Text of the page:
Workshops and Resource Information


Teach Solar to Kids Workshop (July 26-29)
As part of a federally funded ARRA Grant, The Alabama Center for Excellence in Clean Energy Technologies at Calhoun Community College will present a four day workshop for local educators in teaching solar energy to kids.
     Educators, did you know...
     ... that this summer you can spend four days of fun (July 26-29) at Calhoun learning about teaching solar energy to kids?
     ... That you will receive a stipend of $100 per day, plus an additional $100 after presenting the information you learn during the week to your peers/students, for a total of $500?
     RE101: Teaching Solar Energy to Kids
     How do you teach solar? By putting the technology where students want it - in their hands. Tackle a variety of hands-on renewable energy challenges while talking classroom technique with top renewable energy educators. Educators attending this summer workshop will learn about the impacts that our energy use has on the planet and how to best teach youth about solutions: energy conservation, energy efficiency, and renewable energy technologies. Each day will include hands-on elements that can be employed in the classroom. Integrating renewable energy education into youth development can provide an element of excitement for science education and hope for the future.
For an application form, visit Calhoun’s website at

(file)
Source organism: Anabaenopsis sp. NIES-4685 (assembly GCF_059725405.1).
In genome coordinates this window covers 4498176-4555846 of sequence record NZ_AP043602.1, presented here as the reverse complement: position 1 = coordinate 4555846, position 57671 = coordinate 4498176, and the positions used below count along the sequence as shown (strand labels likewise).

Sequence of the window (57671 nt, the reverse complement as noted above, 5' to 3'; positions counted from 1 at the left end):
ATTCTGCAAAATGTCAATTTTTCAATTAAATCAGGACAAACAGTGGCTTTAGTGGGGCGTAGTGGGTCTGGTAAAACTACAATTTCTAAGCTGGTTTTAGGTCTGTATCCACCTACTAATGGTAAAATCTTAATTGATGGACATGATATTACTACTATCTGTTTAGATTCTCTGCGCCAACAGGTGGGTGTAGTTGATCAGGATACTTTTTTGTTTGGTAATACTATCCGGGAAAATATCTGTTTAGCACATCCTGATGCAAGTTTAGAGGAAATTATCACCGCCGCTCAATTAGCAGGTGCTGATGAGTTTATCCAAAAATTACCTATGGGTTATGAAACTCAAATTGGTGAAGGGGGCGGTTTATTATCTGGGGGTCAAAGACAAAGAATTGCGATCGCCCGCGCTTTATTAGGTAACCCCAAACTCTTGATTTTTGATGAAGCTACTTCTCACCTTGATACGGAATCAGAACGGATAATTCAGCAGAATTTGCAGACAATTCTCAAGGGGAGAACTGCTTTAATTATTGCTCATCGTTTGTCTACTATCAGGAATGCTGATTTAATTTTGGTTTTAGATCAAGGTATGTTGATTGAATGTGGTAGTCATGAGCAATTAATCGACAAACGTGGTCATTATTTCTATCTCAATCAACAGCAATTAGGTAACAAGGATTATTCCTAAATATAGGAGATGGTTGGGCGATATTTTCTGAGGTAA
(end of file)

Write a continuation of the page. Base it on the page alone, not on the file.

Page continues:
For more information, contact: Matt Houston, 256-306-2643, or Jerry Adams, 256-306-2642,


Take a Journey to Our Nation's Estuaries
      Take a journey to our nation's estuaries by using the video clips in this New Estuary Video Gallery! Visit NOAA's National Estuarine Research Reserve Estuary Video Gallery! This collection of short video clips is the "next best thing to an actual trip to an estuary" field trip. Use these video clips to teach and learn more about our nation's beautiful estuaries! Go to:
     There are over 150 video clips covering a range of topics! The main content themes are:
          • Estuaries & You: Provides a series of video clips focused on the relationship between estuaries and humans, mostly from a cultural, arts and economic perspective.
          • Life in an Estuary: Features video of life in an estuary, to include both plants and animals that make their home in an estuary.
          • Protect & Restore: Contains video stories about the impacts that humans can have on estuaries and the things that scientists, educators and students can do to protect and restore these wonderful places.
          • Science & Technology: Includes stories about the type of research done and the equipment used in monitoring our nation's estuaries in a video format.
          • K - Elementary: This section provides access to a reduced set of video clips that could be used with students at k-elementary grade levels. All the other videos in the collection have been tagged for use with middle and high-school students.
     To view these video clips you will need to have Flash Player installed on your computer. If you are wondering how the topic of estuaries can help you meet your instructional needs, I recommend you review the document titled "How Learning about Estuaries meets State and National Science Education Standards" found in this section of the website: